I’m a definite plantser. I make detailed timelines of historical events, but once I draft, I allow myself freedom with my characters within the confines of historical truth, of course.
9) Which is most likely to spark the idea for an Erika Robuck novel—a time period, a specific event or a character?
A character, usually connected to a location, sparks my ideas. For my first novel, it was a visit to the Caribbean that
set my imagination on overdrive wondering what it would be like to inherit an abandoned, haunted plantation. When I visited Hemingway’s Key West house, I was overwhelmed with ideas for scenes as I walked through each of his rooms. Reading about how much Hemingway hated Zelda Fitzgerald inspired me to learn more about her, and to visit the places in Baltimore where she and F. Scott had been.
10) Authors of historical novels walk a line between known historical facts and fiction. Where do you draw the line on your personal map between accuracy and imagination?
I try to be absolutely true to the time and the events of the subject’s life. Any flexibility I utilize is found in my fictional protagonists’ stories. If I’m aware of any specific inaccuracy or ambiguity, I mention it in a Reader’s Note
11) Do you have a special writing spot—a lair perhaps where you like to do your work? Is there a picture you could share?
I prefer to write at my desk, in my office, surrounded by artifacts, photographs, and posters of Hemingway and Zelda. I listen to classical music while I work, and always have a mug of coffee or tea within reach.
12) If you could read any book again for the first time, what would it be and why?
I would love to read POSSESSION by A. S. Byatt again for the first time. Her novel about scholars researching dead poets and their love affair is written in prose and poetry, in the present and in the past. The poetry is from two different characters and has two distinct styles, and every word has weight. I had assumed they were real poets and real poetry until I found out that Byatt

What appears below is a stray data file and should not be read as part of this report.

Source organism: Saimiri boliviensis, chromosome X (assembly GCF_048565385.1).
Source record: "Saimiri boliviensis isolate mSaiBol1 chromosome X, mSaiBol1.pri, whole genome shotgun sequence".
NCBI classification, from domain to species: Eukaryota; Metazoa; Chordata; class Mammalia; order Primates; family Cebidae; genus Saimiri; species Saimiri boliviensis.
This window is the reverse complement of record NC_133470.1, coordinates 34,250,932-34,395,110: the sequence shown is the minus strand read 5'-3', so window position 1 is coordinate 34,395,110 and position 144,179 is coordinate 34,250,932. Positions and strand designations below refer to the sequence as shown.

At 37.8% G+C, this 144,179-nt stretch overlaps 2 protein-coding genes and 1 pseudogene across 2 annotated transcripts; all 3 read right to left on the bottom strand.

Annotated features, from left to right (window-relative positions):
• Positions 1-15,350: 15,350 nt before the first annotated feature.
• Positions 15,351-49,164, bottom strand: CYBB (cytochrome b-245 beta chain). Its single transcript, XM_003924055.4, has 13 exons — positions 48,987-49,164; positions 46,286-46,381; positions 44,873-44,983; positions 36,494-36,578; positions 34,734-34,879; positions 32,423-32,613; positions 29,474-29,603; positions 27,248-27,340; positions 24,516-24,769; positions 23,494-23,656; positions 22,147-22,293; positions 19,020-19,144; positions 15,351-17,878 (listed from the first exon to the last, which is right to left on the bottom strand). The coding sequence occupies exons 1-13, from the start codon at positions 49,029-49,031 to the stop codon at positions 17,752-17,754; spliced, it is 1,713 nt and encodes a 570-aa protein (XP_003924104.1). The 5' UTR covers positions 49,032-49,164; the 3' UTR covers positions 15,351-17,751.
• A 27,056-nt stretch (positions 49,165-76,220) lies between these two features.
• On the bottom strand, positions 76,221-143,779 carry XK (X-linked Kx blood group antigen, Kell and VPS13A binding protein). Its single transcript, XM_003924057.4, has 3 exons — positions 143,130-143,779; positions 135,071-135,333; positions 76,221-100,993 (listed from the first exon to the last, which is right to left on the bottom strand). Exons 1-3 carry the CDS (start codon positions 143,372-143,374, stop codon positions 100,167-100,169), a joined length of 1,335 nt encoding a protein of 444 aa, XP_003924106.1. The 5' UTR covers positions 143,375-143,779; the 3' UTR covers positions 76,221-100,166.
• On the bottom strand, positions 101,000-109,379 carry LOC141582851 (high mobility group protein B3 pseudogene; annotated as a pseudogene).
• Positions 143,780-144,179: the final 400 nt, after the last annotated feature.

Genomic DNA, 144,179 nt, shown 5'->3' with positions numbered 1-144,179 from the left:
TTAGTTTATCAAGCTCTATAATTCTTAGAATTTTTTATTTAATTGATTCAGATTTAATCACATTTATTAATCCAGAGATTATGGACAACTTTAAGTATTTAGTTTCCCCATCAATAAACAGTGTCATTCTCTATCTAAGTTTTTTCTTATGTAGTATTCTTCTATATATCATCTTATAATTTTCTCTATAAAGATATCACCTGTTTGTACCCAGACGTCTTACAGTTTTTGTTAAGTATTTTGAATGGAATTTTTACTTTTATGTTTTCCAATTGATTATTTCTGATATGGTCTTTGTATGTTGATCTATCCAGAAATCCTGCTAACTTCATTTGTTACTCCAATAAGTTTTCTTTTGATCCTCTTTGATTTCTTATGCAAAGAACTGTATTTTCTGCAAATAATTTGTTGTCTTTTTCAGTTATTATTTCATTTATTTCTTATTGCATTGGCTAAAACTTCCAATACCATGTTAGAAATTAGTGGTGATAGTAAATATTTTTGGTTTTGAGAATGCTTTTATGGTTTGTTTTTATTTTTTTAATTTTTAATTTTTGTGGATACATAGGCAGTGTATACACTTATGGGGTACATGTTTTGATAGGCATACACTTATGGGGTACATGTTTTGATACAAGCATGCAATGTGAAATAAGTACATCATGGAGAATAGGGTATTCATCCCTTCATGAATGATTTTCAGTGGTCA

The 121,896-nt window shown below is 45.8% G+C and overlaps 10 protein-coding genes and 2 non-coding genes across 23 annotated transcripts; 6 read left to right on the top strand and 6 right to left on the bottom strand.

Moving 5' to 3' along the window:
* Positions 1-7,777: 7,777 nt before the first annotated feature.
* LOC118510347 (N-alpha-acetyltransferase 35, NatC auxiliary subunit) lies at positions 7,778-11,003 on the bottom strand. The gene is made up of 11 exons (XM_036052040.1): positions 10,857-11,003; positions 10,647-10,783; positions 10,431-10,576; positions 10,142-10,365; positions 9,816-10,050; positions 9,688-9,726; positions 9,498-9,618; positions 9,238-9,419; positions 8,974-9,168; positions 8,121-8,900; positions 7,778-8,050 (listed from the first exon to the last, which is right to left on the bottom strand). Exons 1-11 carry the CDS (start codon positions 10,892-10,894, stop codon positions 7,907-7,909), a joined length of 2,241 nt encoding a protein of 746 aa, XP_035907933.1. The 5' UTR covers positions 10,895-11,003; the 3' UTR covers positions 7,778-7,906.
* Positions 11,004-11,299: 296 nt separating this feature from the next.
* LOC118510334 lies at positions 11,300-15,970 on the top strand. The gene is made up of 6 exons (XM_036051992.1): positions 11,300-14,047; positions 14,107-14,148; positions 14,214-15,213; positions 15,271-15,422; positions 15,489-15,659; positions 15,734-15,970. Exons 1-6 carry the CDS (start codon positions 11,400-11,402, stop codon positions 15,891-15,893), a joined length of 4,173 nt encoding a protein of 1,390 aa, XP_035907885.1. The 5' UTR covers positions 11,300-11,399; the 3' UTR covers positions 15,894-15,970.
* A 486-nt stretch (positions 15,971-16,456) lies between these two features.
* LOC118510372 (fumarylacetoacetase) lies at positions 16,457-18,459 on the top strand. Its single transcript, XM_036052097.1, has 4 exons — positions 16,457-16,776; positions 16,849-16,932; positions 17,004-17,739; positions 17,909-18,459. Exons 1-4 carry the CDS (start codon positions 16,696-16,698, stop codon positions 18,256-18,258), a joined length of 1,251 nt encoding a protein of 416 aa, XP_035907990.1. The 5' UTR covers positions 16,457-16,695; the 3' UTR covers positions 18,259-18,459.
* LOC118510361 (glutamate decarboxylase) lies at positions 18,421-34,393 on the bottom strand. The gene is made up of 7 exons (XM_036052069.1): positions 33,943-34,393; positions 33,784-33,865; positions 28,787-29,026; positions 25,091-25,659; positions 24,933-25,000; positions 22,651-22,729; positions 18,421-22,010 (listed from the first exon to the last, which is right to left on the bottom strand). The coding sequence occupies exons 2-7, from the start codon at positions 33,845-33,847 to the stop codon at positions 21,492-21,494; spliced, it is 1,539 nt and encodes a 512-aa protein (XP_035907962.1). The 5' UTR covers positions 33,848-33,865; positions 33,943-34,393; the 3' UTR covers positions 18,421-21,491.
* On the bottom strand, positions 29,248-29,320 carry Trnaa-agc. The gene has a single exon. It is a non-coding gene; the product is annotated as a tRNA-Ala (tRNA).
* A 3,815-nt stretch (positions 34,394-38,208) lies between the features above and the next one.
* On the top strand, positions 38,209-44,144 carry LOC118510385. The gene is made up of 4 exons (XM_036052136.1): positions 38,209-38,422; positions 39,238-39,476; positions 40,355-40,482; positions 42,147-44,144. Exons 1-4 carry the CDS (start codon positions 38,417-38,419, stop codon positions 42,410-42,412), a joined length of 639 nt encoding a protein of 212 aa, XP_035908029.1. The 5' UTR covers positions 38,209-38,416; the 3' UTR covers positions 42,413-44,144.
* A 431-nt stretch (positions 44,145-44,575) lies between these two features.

had created it all. Every last word. I bow to her as the master. Also, the ending was so evocative that I threw the book across the room and cried.
13) What are you working on now?
I’m working on another historical novel featuring the poet, Edna St. Vincent Millay, as a character. Expect scandal, drama, betrayal, and views of the creative process as redemption.
Thank you Erika for those insights into your novel and your writing process! Readers, if you live in the metro-DC area, Erika will be in Arlington, VA at “One More Page Books” for a signing on September 26th (yes, two days from now). I for one plan to be there 🙂
About Erika: Erika is a contributor to popular fiction blog Writer Unboxed and maintains her own historical fiction blog called Muse. She is a member of the Maryland Writer’s Association, The Hemingway Society, and The Historical Novel Society. She spends her time on the East Coast with her husband and three sons. Her next novel, Call Me Zelda, is scheduled to release in 2013. To learn more about Erika visit her website.
Today I am lucky enough to be the guest blogger over at the terrific What Women Write. I am talking about the measure of a man—or at least “H”istory’s measure—and taking issue with the traditional definition of success. Stop by and read all about it.
Of if you are in the mood to find out what advice I would give my pre-book-launch self if I had a time machine, stop over at fellow historical author Erika Robuck’s blog. She’s doing a six month anniversary interview with me.
No, seriously. Watch it.
This Friday I will inaugurate a series of interviews called “Get to Know the Writers I Know” with a guest appearance by Nancy Bilyeau, author of The Crown. Then ten days later I’ll be speaking (well, you know what I mean) with Erika Robuck, author of Hemmingway’s Girl. As you may suspect from what I’ve posted in this space (or as you know for certain if you’ve ever met me) I am not shy, so you can expect some probing questions and interesting answers.